Winston-Salem Journal, N.C., Ask SAM column [Winston-Salem Journal, N.C.]
(Winston-Salem Journal (NC) Via Acquire Media NewsEdge) Feb. 05--Q: Why is it that scooters are allowed to travel on city and county streets without a license Many times they impede traffic traveling behind them.
Answer: Drivers of moped and scooters are not considered motorists under North Carolina law, so they are not required to have a driver's license, or to have their vehicle registered, inspected, or covered by liability insurance.
North Carolina general statute describes a moped as "a vehicle that has two or three wheels, no external shifting device, and a motor that does not exceed 50 cubic centimeters piston displacement and cannot propel the vehicle at a speed greater than 30 miles per hour on a level surface."
If it has a bigger engine than that, or can reach greater speeds, it is considered a motorcycle, meaning that license tags, insurance and a driver's license are mandatory. Helmets are mandatory for scooter/moped drivers, and those under 16 cannot drive them.
As we mentioned earlier, liability insurance is not a requirement for scooters, and uninsured-motorist coverage doesn't apply to moped or scooter drivers. But if a moped or scooter is involved in an accident, the driver of the scooter could have to pay out of pocket if he causes damage, and could be taken to small-claims court.
A scooter, moped or any other vehicle going slower than the posted speed limit should ride to the far right of the roadway to allow other drivers to pass it when they safely can.
Anyone observing a scooter or moped being operated in a careless manner or creating a traffic hazard should contact their local law enforcement agency to report the traffic issue as soon as safely possible, said Lt. Chris Lowder with the Winston-Salem Police Department.
Q: When will Maya Angelou's public radio special for Black History Month air locally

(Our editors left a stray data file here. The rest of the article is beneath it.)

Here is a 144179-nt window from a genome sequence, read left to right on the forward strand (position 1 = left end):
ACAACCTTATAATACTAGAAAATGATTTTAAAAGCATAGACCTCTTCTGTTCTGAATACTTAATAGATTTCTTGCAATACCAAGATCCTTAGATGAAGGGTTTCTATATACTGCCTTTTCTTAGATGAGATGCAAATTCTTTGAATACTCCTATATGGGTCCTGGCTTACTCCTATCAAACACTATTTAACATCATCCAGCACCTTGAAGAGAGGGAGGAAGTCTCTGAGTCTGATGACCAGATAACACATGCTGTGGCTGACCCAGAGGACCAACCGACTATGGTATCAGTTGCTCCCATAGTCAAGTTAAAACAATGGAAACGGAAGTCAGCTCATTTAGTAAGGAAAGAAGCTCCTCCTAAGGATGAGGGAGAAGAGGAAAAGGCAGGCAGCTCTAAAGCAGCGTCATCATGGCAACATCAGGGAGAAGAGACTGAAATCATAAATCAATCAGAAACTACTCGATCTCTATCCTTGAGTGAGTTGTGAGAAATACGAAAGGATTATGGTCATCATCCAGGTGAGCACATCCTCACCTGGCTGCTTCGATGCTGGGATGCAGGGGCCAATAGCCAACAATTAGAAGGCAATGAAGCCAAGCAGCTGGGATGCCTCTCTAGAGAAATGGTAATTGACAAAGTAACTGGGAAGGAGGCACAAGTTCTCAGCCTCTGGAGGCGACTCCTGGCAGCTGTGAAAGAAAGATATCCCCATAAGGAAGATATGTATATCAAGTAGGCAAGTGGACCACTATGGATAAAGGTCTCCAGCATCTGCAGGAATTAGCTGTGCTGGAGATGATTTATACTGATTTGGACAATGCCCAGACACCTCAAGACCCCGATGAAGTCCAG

Answer: The special will air twice Sunday on WFDD 88.5 FM, at 2 p.m. and again at 8.
In the program, Angelou interviews singers Alicia Keys and Jennifer Hudson; Kofi Annan, former Secretary-General of the United Nations; actress and playwright Regina Taylor; and talk show host Oprah Winfrey.
Q: Will Yadtel do anything to compensate viewers who missed out of the Super Bowl because their TV signals went out
Answer: Some Yadtel Telecom customers in Yadkin, Davie and Iredell counties lost service about 6 p.m. Sunday, shortly before kickoff of the big game, because of the failure of a piece of equipment that is used to transport data throughout the network. A backup system that provided redundancy coverage also failed, the company said on its Facebook page.
As of Monday afternoon, engineers were still working on repairing the problem, said David Nance, the company's public relations manager. At that time, many but not all customers had their service back up.
"We're working very hard to get it restored," he said.
Yadtel has about 29,000 customers, but it was unclear how many lost their signals, Nance said. The company provides TV, Internet and phone service, and the outages varied by area.
Details about compensating customers for the outage are still being worked out, he said; any customer who wants to discuss that can call in to the company's customer service number at (336) 463-5022.
(c)2013 Winston-Salem Journal (Winston Salem, N.C.)
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